In February 1968, one month after the above ads appeared, a new hobby publication launched: Sports Collectors' News, edited by Mike Bondarenko, who was 16 years old but wrote like someone older than that. SCN was mimeographed like The Sports Trader, and the two papers became significant rivals, both of them regularly publishing letters to the editor that could often get lengthy and opinionated. Bad blood soon developed between Burns and Bondarenko, partly because SCN had an anonymous columnist named "The Old Prospector" who wrote snarky commentary about rival publications, including The Sports Trader, and got under Burns's skin. But the two men also had different philosophies: Bondarenko didn't like rising prices in the hobby and made a point of saying that he operated SCN on a non-profit basis, while Burns saw himself as a capitalist running a business, and thought that sellers should be able to charge whatever prices the market would bear. It didn't help that Burns tended to take offense easily at perceived slights. This resulted in a lot of drama between the two publications in 1968-69, with a good illustration being an exchange stemming from one of James T. Elder's ads.

In the November 1968 Sports Trader, Elder had three full-page ads: one for back issues of sports hobby publications, one for cards and publications (including T206s and 1940 Play Balls), and one for his baseball postcard photos, which now numbered 1400 different. Note that he was selling T206 Hall of Famers for $1 to $2.50, as opposed to 35 cents for commons. He also had several smaller ads for autographs (which I didn't scan), and on the back page he had an ad for his Sport List #34, for publications, and his Sport Card List #86 and his Sport Card Auction #7.






Collector John Gondek saw Elder's ad for old hobby publications and got very excited. He made a list of the ones he wanted, but when he totaled them up, it came to $159.75, way more than he had bargained for. Suffering from sticker shock, he wrote an indignant article and sent it to Mike Bondarenko, with a copy also going to Richard Burns. Burns wrote a reply defending Elder's pricing practices, sending it to both Gondek and Bondarenko, and Gondek then wrote a rebuttal to Burns's reply. Bondarenko published all three letters in the January 1969 Sports Collectors' News with some commentary framing it as "The Great Debate".





In retrospect, it's not too hard to see here the seeds of the issues that would lead to the hobby's explosive growth in the following decade. The baby boomers who had collected baseball cards as kids in the 1950s were now older, many of them in college, with the oldest of them now (in 1968) graduating from college and earning money, if we define the start of the baby boom as 1946. That resulted in gradually increasing demand for cards and rising prices, and that trend would accelerate in the 1970s as nostalgia for the 1950s became popular (see: Happy Days), and more people who had collected cards back then had money to spend. Of course, that wasn't the only reason for the collecting boom and rising prices of the 1970s (and then the 1980s), but it seems pretty clear to me that demographics played a part.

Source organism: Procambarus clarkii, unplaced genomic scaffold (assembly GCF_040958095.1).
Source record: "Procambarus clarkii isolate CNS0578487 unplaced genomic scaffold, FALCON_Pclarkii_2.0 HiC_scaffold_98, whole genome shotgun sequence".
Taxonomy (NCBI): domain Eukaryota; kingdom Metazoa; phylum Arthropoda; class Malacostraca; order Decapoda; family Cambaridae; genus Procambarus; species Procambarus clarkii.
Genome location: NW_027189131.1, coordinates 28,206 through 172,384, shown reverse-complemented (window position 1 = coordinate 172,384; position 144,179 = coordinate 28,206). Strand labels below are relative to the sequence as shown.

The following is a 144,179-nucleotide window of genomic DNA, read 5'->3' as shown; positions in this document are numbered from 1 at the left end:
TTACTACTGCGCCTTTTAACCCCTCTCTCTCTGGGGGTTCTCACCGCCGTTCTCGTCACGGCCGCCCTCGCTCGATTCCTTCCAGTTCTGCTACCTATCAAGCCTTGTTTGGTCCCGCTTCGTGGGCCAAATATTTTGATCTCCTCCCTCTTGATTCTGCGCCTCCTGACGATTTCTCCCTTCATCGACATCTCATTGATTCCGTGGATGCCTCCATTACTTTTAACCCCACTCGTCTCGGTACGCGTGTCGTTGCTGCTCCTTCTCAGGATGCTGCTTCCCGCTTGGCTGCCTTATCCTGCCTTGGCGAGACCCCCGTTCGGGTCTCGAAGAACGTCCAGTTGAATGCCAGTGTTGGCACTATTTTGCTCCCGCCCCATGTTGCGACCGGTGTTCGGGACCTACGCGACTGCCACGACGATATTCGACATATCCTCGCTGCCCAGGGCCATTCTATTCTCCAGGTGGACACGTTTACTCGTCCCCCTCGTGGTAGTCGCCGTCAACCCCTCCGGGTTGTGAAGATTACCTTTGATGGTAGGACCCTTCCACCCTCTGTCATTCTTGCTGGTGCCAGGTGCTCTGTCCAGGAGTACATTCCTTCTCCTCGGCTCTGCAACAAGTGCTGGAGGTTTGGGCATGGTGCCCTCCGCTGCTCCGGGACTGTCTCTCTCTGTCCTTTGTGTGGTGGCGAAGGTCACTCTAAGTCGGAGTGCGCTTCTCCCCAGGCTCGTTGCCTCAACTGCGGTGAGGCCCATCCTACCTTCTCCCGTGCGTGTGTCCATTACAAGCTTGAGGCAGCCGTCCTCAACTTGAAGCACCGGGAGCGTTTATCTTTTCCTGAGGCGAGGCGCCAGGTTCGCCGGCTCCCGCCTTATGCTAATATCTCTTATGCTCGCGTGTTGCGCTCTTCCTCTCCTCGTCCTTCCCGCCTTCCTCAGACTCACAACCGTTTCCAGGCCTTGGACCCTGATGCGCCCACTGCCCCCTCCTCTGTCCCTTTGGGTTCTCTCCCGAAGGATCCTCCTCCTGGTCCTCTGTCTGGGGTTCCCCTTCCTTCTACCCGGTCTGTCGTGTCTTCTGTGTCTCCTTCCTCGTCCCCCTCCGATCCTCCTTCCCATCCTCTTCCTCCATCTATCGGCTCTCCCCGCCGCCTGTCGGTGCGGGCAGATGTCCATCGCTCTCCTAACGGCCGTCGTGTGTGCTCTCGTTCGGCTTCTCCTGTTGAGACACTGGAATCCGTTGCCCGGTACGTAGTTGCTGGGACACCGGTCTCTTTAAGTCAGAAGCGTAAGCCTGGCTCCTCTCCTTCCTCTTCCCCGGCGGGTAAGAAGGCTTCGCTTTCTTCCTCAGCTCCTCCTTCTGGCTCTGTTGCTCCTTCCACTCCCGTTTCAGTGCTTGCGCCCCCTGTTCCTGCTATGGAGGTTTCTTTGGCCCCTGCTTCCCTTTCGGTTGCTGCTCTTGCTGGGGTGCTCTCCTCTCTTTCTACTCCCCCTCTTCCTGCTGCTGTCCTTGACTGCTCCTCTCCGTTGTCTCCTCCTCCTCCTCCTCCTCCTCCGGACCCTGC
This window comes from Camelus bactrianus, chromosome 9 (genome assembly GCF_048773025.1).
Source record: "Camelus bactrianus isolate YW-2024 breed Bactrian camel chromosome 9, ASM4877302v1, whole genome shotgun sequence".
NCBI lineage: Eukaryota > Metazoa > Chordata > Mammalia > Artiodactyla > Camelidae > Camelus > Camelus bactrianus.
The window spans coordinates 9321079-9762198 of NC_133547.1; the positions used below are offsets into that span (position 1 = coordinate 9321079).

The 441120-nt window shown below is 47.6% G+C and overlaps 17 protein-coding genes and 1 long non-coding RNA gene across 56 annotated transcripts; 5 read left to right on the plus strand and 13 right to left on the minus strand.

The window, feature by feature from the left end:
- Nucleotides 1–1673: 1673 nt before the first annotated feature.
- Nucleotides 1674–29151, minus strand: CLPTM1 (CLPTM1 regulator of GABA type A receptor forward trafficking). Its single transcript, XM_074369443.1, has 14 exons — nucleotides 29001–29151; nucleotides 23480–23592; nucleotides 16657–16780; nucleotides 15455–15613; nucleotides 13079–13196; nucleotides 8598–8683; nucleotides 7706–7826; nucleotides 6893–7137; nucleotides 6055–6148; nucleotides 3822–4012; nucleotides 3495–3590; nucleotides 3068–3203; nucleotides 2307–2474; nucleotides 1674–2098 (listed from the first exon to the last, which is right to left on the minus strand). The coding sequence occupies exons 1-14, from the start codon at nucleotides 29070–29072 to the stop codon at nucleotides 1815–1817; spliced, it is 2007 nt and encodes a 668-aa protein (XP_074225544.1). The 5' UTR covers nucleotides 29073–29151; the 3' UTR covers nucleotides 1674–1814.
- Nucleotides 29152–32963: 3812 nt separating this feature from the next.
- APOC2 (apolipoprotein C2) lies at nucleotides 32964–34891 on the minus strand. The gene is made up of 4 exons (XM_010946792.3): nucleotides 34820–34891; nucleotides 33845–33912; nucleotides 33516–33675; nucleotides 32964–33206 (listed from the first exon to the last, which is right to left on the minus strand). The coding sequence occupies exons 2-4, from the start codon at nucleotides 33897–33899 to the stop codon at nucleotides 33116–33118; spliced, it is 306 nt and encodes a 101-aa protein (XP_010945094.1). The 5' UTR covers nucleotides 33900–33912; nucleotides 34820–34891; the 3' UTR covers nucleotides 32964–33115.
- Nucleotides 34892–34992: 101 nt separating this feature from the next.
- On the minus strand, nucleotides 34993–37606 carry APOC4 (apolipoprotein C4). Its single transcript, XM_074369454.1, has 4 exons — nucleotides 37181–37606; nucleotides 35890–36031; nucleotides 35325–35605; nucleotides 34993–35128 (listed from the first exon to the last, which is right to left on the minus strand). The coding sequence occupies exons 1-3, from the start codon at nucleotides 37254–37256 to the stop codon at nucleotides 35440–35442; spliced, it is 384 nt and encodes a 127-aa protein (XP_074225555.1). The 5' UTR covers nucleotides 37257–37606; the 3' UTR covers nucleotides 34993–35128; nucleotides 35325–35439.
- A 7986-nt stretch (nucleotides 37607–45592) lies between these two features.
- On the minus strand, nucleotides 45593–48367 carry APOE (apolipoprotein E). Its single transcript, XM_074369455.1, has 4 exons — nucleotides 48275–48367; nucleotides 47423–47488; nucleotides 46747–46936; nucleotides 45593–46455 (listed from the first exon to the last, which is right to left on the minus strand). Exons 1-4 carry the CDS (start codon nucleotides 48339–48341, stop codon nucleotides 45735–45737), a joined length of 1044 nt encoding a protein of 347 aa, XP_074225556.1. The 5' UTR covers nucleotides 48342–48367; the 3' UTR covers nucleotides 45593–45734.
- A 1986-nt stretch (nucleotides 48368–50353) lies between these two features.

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Old 01-27-2017, 02:46 AM
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Richard L.
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Great reading, thanks for posting! T206 Cobb 1.25
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  #3  
Old 01-27-2017, 03:02 AM
Andy Sandler Andy Sandler is offline
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Default Jim Elder

I bought my first T206 baseball card from Jim Elder of Odessa, Florida in 1973 as a 13 year old. It was an Otto Knabe and it cost me 50 cents. I bought (5) T206's for $2.50 but I guess Jim only had one in stock so I got $2 credit. I remember my Dad teasing me that I would never get the credit in the future.
He was wrong!
P.S. I still have the old mimeographed for sale lists that Jim Elder sent me---many fond memories!
Regards, Andy Sandler andy@allsportsauctions.com
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Old 01-27-2017, 09:24 AM
Hot Springs Bathers Hot Springs Bathers is offline
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About two years ago I noticed some really great older college football programs for sale on eBay from a pair of seller IDs with Elder1 and Elder2 or something close to that. They were from Odessa, Florida. Is Jim still going or is/was this family selling off material?
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Old 01-27-2017, 10:17 AM
darkhorse9 darkhorse9 is offline
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Andy

I'd love to see some of those 1970's price lists. That's where I got my first "vintage cards" (1951 Bowman Johnny WyrosteK).

I remember he was always pushing the Pacific Coast league Popcorn Cards. Never got any of those. I wondered for years what those were.
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Old 01-27-2017, 10:28 AM